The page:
Some nightmares refuse to stay dead… In the sleepy Hudson River village of Wyvern Falls, something dark and corrupting has re-emerged from the shadows, a secret cult seeded by the infamous Aleister Crowley. A cult that was supposedly struck down on the eve of the Great Depression: The Sacred Order of the New Golden Dawn With them will come nightmares and chaos, opening portals to horrifying dimensions . . . By Summer’s Last Twilight.
A new chapter in Horror has begun…
By Summer’s Last Twilight Review
By Summer’s Last Twilight is a Summer Horror Read. It’s a perfect one to read when it’s so hot outside all you can think about is hiding in your house. When the mugginess brings about a dreamlike qualities that beckons forth lazy memories of your own childhood. It rings with a nostalgia for those days gone past. It also feels faintly like an homage to Stephen King books. The group of kids, including the required rich, brainy Jew, and the token beautiful tomboy girl. The small town setting. The knowledge that what they’ve seen that summer will change them all. It’s not a bad thing, but it is present. Thankfully for me, the Stephen King seeming nod didn’t extend to excess page length.
There’s lots of violence in this book, but the gore level honestly wasn’t that bad. This is an author that revels in violence, but doesn’t feel the need to try to gross his readers out. I can appreciate that. One interesting thing I’d like to note is that there is child death in this book, but it’s done in a way that didn’t bother me too much. It was maybe two lines, and then it was done. It also didn’t bother me because it made sense in the book. When you’re talking about Crowley and his cronies and Occult Gatherings, yes, you can expect a little human sacrifice. The only things that really bothered me (content wise) were the general role that women played in the book (sex objects or irrational nags), and the sometimes overly extended explanations of Crowley’s doings.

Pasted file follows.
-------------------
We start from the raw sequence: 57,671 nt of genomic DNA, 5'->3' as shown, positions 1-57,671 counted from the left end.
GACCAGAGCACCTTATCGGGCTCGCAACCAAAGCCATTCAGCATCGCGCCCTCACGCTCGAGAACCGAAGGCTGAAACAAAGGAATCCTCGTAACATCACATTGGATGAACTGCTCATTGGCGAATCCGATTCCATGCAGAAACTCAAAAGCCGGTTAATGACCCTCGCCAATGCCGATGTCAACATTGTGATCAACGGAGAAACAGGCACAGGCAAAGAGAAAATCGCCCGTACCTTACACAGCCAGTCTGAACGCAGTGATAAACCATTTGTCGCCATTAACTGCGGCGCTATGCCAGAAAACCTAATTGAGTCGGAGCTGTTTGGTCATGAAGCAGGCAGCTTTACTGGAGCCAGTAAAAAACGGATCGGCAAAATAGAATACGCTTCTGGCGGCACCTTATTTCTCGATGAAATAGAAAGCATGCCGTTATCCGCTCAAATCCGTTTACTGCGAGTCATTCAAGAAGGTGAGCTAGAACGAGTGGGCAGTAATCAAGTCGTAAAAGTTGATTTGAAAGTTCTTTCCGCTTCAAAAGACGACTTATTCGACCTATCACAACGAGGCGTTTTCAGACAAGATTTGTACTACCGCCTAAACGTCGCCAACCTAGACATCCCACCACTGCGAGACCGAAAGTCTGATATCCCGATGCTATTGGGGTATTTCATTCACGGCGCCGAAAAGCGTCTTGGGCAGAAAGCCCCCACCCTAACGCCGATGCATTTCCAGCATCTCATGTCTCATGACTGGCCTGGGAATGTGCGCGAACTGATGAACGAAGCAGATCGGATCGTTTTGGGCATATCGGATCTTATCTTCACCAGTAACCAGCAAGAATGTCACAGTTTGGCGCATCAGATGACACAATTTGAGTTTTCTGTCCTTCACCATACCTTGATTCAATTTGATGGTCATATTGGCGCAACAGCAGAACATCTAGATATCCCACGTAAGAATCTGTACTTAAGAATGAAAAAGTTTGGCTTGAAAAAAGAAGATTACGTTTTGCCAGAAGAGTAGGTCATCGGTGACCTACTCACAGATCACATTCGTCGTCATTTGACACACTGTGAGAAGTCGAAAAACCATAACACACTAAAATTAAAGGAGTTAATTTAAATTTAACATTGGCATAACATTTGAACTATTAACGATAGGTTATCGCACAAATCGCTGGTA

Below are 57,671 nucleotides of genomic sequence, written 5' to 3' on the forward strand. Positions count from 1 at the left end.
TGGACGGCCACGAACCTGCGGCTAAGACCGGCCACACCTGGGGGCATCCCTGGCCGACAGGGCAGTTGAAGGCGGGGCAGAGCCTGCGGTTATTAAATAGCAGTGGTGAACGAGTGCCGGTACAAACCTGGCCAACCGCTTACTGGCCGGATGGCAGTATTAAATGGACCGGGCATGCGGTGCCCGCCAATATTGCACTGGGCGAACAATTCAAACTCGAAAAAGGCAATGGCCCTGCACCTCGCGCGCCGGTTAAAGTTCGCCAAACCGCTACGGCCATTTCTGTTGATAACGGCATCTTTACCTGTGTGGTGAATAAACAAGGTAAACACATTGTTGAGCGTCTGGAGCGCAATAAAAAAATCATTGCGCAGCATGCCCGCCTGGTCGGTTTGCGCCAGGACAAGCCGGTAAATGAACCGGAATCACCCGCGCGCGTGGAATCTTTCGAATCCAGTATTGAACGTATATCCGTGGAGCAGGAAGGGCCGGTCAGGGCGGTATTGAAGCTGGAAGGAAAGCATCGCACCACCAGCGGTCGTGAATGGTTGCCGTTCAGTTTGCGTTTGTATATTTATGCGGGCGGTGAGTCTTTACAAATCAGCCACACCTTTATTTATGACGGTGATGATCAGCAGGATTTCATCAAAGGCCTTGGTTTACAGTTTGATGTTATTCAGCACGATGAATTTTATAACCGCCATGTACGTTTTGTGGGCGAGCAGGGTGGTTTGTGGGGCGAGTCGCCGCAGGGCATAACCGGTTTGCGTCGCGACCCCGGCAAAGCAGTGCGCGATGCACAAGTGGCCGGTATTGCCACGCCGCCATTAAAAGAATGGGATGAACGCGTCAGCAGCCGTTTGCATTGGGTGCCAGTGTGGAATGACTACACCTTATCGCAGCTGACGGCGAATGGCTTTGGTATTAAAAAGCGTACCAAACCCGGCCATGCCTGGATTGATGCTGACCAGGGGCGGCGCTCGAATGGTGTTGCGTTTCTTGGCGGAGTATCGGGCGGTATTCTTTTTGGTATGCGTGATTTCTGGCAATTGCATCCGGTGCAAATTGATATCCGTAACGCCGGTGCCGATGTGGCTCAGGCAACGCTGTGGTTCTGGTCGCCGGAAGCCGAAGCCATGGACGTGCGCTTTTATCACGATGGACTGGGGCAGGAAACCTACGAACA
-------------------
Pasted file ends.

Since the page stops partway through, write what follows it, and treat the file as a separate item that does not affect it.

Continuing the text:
However, By Summer’s Last Twilight needs proofread. It needs it with a screaming desperation. The errors were so bad in this book that it kept me from enjoying the story as much as I might have otherwise done. I started doing tiny dog-ears at the top or bottom of pages I found errors on. After I was done, I took a picture of the edge of the book, and showed it to my friend. When I explained to her that all those marked pages were (mostly punctuation) errors, her response was… unrepeatable in polite company. If the author can get this fixed, his book will be near perfect for what it aims to be.